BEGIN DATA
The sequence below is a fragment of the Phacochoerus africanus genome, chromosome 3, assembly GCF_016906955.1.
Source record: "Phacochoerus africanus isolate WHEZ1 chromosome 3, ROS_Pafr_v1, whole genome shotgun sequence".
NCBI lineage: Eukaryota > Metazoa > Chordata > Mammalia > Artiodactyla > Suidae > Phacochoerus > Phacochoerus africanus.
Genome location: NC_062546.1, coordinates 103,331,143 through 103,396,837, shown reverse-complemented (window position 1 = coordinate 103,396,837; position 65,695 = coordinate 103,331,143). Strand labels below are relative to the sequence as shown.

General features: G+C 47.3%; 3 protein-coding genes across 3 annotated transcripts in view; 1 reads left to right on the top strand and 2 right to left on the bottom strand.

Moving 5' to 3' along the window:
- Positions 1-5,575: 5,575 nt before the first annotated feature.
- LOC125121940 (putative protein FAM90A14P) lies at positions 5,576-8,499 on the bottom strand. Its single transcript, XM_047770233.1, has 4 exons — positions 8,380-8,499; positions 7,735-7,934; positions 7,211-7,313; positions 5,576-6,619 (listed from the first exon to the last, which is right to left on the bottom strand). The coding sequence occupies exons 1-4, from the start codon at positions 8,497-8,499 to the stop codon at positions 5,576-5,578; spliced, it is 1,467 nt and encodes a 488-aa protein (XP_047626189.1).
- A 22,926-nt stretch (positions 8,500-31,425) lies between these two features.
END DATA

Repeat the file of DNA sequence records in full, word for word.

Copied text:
The sequence below is a fragment of the Phacochoerus africanus genome, chromosome 3, assembly GCF_016906955.1.
Source record: "Phacochoerus africanus isolate WHEZ1 chromosome 3, ROS_Pafr_v1, whole genome shotgun sequence".
NCBI lineage: Eukaryota > Metazoa > Chordata > Mammalia > Artiodactyla > Suidae > Phacochoerus > Phacochoerus africanus.
Genome location: NC_062546.1, coordinates 103,331,143 through 103,396,837, shown reverse-complemented (window position 1 = coordinate 103,396,837; position 65,695 = coordinate 103,331,143). Strand labels below are relative to the sequence as shown.

General features: G+C 47.3%; 3 protein-coding genes across 3 annotated transcripts in view; 1 reads left to right on the top strand and 2 right to left on the bottom strand.

Moving 5' to 3' along the window:
- Positions 1-5,575: 5,575 nt before the first annotated feature.
- LOC125121940 (putative protein FAM90A14P) lies at positions 5,576-8,499 on the bottom strand. Its single transcript, XM_047770233.1, has 4 exons — positions 8,380-8,499; positions 7,735-7,934; positions 7,211-7,313; positions 5,576-6,619 (listed from the first exon to the last, which is right to left on the bottom strand). The coding sequence occupies exons 1-4, from the start codon at positions 8,497-8,499 to the stop codon at positions 5,576-5,578; spliced, it is 1,467 nt and encodes a 488-aa protein (XP_047626189.1).
- A 22,926-nt stretch (positions 8,500-31,425) lies between these two features.